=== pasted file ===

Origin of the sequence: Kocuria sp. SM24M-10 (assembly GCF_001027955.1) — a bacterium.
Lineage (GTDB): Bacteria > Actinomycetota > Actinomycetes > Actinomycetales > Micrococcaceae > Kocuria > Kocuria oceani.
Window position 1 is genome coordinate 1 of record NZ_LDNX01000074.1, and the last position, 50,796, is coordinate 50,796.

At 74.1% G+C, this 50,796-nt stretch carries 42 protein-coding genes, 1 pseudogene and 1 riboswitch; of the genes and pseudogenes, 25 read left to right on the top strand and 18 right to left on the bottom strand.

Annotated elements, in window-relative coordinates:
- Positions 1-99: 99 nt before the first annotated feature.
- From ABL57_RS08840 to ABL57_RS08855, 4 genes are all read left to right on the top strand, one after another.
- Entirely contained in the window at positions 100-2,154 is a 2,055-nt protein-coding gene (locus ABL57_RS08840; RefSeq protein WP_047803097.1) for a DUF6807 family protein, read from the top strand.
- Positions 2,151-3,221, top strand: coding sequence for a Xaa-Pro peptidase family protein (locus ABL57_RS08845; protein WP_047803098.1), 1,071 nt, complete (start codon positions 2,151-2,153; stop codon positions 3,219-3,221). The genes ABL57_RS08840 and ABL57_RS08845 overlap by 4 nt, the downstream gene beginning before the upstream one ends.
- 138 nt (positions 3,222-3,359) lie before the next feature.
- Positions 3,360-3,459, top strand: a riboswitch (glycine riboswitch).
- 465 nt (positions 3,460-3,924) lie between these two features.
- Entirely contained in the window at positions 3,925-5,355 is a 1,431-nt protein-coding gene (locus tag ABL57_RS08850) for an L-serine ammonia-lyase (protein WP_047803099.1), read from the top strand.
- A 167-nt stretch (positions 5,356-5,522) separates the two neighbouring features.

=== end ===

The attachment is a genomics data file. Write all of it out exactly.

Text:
Origin of the sequence: Kocuria sp. SM24M-10 (assembly GCF_001027955.1) — a bacterium.
Lineage (GTDB): Bacteria > Actinomycetota > Actinomycetes > Actinomycetales > Micrococcaceae > Kocuria > Kocuria oceani.
Window position 1 is genome coordinate 1 of record NZ_LDNX01000074.1, and the last position, 50,796, is coordinate 50,796.

At 74.1% G+C, this 50,796-nt stretch carries 42 protein-coding genes, 1 pseudogene and 1 riboswitch; of the genes and pseudogenes, 25 read left to right on the top strand and 18 right to left on the bottom strand.

Annotated elements, in window-relative coordinates:
- Positions 1-99: 99 nt before the first annotated feature.
- From ABL57_RS08840 to ABL57_RS08855, 4 genes are all read left to right on the top strand, one after another.
- Entirely contained in the window at positions 100-2,154 is a 2,055-nt protein-coding gene (locus ABL57_RS08840; RefSeq protein WP_047803097.1) for a DUF6807 family protein, read from the top strand.
- Positions 2,151-3,221, top strand: coding sequence for a Xaa-Pro peptidase family protein (locus ABL57_RS08845; protein WP_047803098.1), 1,071 nt, complete (start codon positions 2,151-2,153; stop codon positions 3,219-3,221). The genes ABL57_RS08840 and ABL57_RS08845 overlap by 4 nt, the downstream gene beginning before the upstream one ends.
- 138 nt (positions 3,222-3,359) lie before the next feature.
- Positions 3,360-3,459, top strand: a riboswitch (glycine riboswitch).
- 465 nt (positions 3,460-3,924) lie between these two features.
- Entirely contained in the window at positions 3,925-5,355 is a 1,431-nt protein-coding gene (locus tag ABL57_RS08850) for an L-serine ammonia-lyase (protein WP_047803099.1), read from the top strand.
- A 167-nt stretch (positions 5,356-5,522) separates the two neighbouring features.